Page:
Bruynzeel High Grade 1605 Pencil

Bruynzeel Pencil
It’s always great to find a new pencil brand. Though I had heard the name long ago, it was quite a while before I found some pencils made by Bruynzeel in the Netherlands.

They came in a tin of the sort that’s found at art supply stores, with a range of pencil grades. There are eleven grades from 4H to 6B, with two of the HB included. The tin itself is generic, with a sticker as the only marking.

The pencils are a bright yellow, with stamping in gold or black. I couldn’t see a pattern in the stamping colour choice. The two HB pencils came with one in black, and one in gold. The hard pencils have blue caps, the soft pencils red, and HB in the middle gets black. Overall, the presentation and appearance of the pencils is sub-par. They also suffer from the adherence of graphite dust to the pencil. Having chosen a bright yellow finish, the dust stands out quite a bit.

Bruynzeel Pencil Tin

Trying them out, it doesn’t take too long to make a judgement – they are scratchy, scratchy, scratchy! A Sanford Mirado is more pleasant to write with. Even the 2B and 3B are markedly less smooth than almost any quality pencil one would want to use.

Unfortunately, this 1605 isn’t a pencil I can recommend.

10 Replies to “Bruynzeel High Grade 1605 Pencil”

  1. I agree with you. The Mirado is better than the no-name pencils (or those rebranded for supermarkets and such), and a good pencil. But it’s also the embodiment of bland design – it looks like every other cheap office pencil.

  2. I’m not a big fan of the #2 Mirados these days but I really like the #1 Mirado Black Warriors. They write great and I’m a sucker for black pencils.

  3. Unfortunately Bruynzeel closed down their manufacturing facilities in The Netherlands several years back and now outsource their pencils primarily from China. Bruynzeel is mostly known for it’s color pencil range rather than graphite. These are likely unwaxed Chinese cores used in these pencils.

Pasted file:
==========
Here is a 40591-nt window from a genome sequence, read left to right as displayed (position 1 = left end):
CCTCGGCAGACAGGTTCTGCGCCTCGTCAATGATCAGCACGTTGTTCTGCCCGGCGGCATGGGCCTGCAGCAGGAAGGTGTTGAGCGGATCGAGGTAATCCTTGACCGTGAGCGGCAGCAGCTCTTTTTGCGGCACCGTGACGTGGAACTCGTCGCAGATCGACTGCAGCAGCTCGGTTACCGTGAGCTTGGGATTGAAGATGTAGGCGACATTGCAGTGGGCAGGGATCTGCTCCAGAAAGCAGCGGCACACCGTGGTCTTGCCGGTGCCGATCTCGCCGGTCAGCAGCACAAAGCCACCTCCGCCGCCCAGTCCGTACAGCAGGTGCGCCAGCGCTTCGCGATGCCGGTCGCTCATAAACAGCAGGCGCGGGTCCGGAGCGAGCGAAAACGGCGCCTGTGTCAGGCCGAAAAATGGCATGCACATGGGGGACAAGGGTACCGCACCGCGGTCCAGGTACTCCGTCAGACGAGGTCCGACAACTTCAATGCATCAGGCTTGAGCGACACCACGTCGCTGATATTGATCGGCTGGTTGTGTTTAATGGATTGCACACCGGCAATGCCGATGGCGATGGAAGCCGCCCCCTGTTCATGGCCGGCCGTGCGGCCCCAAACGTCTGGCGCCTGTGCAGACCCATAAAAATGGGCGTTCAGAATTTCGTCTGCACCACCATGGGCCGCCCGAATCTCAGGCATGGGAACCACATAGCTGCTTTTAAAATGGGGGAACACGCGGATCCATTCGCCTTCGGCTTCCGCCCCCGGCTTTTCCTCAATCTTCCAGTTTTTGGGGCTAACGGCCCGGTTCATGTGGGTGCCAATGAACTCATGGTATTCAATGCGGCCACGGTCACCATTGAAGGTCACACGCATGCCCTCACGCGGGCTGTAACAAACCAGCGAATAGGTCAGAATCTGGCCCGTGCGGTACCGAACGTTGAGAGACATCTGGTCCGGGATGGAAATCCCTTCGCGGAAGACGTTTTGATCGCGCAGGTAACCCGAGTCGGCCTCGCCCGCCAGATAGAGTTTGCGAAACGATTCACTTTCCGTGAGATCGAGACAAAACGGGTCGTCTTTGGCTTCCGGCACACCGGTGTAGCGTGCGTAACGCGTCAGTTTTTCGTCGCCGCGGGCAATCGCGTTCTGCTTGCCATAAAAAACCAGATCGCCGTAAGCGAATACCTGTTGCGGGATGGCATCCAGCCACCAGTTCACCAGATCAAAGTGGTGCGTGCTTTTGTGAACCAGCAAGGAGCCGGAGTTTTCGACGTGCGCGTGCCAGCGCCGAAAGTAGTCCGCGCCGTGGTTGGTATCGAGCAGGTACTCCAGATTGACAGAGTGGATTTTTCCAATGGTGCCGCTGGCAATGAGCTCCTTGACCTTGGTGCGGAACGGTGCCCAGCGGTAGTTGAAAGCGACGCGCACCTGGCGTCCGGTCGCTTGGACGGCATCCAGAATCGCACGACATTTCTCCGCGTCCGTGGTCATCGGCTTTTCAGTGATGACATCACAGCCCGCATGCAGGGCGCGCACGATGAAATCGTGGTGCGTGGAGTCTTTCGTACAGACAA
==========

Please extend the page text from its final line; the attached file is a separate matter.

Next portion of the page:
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  5. Just rummaging through my drawers and I rediscovered a tin of Bruynzeel 8615 design pencils which range from 9B to 2H. These are the real thing, made in Bergen op Zoom, no scratchiness. I remember buying them because of the name. Bruynzeel makes marine grade mahogany boatbuilding plywood which I was using a lot of ten years ago.

  6. I hate to disagree with you Penciladmin, but I’ve just recieved a tin of these in the mail. Mine are not the least scratchy – in fact they have some Palomino feel to them. You must be very picky about “scratchyness” :-).

    I see now that the original post is from 2007 – maybe some things has improved? I’ve heard the ownership has shifted to Sakura – maybe that could explain it?

  7. Hi Henrik, I don’t think I was being too picky. :-) These pencils struck me as being distinctly sub-par. More recently, I looked at some other Bruynzeel pencils, and they all seem to have better leads than the High Grade 1605 – or at least better than the version I have. If you say it the pencil has a “Palomino feel”, then I suspect that there have been some (major) improvements made.

  8. Hi Henrik,
    I am using Bruynzeel Pencils and I am happy with them. After merging with SAKURA, they have improved their quality and they products look better now.

    Meanwhile, we should remember that Bruynzeel is a world leader in FLET TIPS, and some of art pencils. As an example, I have purchased their Design series Pastel and Aquariel Pencils, they are more economic than Faber Castle Polychromus in price, but with same result.

    Interesting to know that, now most of Pen and Pencil manufacturers have shifted to Far East! China is now manufacturing 90% of all types of Pencils of the world. Even for Sanford! Even China is manufacturing PEBEO products! So, the origin isn’t the matter, but the performance is.

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